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Hi, I'm looking to buy a HMO in Doncaster (DN1) where HMO license is not required at the moment. Obviously it can change in the future, so I want to make sure the property ticks all boxes in case licensing becomes mandatory. Can anyone help me understand the criteria of a HMO to pass this process? Many thanks
I would hold off buying any type of HMO
Wait until all the new HMO legislation has been introduced.
There are too many unknowns at the moment
It could be for example that a property which is a purpose built 3 bed flat with 3 unrelated sharers could be required to meet the same regulations as a mandatory licensed HMO
There are just too many unknowns to risk investing into HMO types properties or where you are intending to let to more than single let tenants.
Property prices aren't going anywhere so waiting for the new regs to come into force would seem to make sense cos then you'll know what the new HMO game is
Thanks for the swift comment, Paul_Barrett,much appreciated. Do you know a good source of current requirements for amandatory licensed HMO? I read so many contradicting articles on the subject...
Your comment neatly encapsulates the problems.
There is no real definition of what will result.
Which is why I suggest holding off of any new investment into HMO lets.
You could find that the new regs reduce property values etc
Play safe and invest in single let properties or ones that will only take 4 unrelated sharers so as to avoid mandatory licensing.
If additional licensing was introduced or is currently in force you need to ensure that the property price is viable as a single let as additional licensing requirements could make the property unviable when let to 3 unrelated sharers.
All is uncertain in the HMO world currently and is not one I would invest in at the moment.
Thanks Paul, I agree its better wait for now!
Yep I don't think there is any rush now.
If you wanted to tip your toe into HMO style property without being subject to MANDANTORY HMO licensing then invest in a 4 bed property which could be equally let as a single let as well as to 4 unrelated sharers.
That will give you an idea of HMO style issues.
Of course there is the risk of additional licensing
As far as I am aware there are no existing circumstances which require properties that are subject to additional licensing will be required to meet the same improvements as a Mandatory HMO.
Personally I think all bets are off as I believe there will be a major review of what is a HMO and what licensing requirements if any will occur.
Go to your local authority website. The environmental health department will deal with HMO's.
Most important are, room sizes, fire doors, mains interlinked smoke alarms and general fire hazards.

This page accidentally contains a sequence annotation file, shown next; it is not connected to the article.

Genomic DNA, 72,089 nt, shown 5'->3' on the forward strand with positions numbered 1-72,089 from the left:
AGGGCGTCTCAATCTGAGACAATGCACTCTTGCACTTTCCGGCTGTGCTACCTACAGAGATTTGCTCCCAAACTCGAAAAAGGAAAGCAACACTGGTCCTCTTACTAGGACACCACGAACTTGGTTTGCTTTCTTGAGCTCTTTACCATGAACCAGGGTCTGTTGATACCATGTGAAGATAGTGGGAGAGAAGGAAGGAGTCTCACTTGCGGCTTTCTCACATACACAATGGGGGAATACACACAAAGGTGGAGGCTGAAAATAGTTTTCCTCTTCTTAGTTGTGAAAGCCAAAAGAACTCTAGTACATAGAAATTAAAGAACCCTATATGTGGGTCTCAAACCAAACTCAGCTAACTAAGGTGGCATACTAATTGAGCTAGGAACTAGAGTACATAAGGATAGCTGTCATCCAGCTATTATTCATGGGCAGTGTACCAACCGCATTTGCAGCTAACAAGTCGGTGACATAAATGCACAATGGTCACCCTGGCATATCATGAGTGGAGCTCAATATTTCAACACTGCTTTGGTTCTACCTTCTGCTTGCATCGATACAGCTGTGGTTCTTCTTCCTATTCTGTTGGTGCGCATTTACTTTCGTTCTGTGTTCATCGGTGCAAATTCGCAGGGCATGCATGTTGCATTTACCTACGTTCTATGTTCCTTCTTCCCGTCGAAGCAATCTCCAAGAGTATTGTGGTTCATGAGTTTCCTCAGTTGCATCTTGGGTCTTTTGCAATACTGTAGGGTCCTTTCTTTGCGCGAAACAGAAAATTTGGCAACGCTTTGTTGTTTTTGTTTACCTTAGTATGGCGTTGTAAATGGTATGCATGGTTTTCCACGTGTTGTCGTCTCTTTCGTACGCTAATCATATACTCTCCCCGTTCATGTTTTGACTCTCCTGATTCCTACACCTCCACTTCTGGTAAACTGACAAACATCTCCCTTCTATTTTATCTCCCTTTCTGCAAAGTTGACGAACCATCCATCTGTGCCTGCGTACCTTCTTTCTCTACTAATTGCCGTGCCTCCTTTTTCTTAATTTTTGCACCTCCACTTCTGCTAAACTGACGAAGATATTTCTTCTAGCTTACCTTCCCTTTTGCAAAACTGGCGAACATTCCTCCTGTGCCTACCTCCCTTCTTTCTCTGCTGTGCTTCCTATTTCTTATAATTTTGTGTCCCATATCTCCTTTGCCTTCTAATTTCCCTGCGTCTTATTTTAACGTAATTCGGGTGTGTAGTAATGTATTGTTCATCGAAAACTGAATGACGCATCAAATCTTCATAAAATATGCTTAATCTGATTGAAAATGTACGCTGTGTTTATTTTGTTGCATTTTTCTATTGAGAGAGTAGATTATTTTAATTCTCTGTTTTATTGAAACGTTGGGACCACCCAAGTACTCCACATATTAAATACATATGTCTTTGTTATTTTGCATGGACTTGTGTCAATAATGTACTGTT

You will also need to pass a personal assessment and if applicable, your mortgage lender will be contacted.
We did ours last year and didn't need licence. However we decided to future proof ourselves and did everything that a licenced HMO would require and more. So I don't see why you don't go ahead on that premise. There's plenty of info on the net to tell you what is needed.
The other reason to go ahead now is once you are up and running it's unlikely they will stop you in the future. You are 1st in line as you are up and running as opposed to waiting and then joining the rush. Some councils have a section 4 imposed where they can stipulate where and how HMO's are set up. One council I know states no 2 houses next to each other can be an HMO and no more than 10% in the street. If you are already up and running then it' everyone else that's got the problem not you.
Good luck Derek
Hi - thanks for the valuable reply. My initial strategy would have been to buy a built proof property, which will comply with all criteria I might need in the future. Best to reach out to the council to confirm their requirements and then hope future doesn't bring surprises ?
I disagree about staments with regards to risk.
You just have to do your due diligence:
HMOs are not rocket science but you do need former landlord experience and patience to work things out.
After all running costs and voids are deducted, if I were to run four bedroom HMOs, the net return would be no different to a standard buy to let. Make sure you look at finances carefully. In your area it may be different.
Rural Practice Chartered Surveyor. Experienced in estate management, residential investments, planning and development and rights for utility apparatus. All comments are for casual information purposes only. If you wish to rely on any advice I have given please ensure you obtain independent specialist advice from a third party. No liability is accepted for comments made.
An interesting perspective and probably one that the Govt has considered which is why it proposes mandatory HMO licensing for more than 4 occupiers.
It seems that you need a fifth occupier to earn more than a single let.
Will a purpose built 5 bed house be required to carry out HMO measures
To me it just seems sensible to wait and see the outcome of these new HMO regs.it is only a few months and then everything should be clear.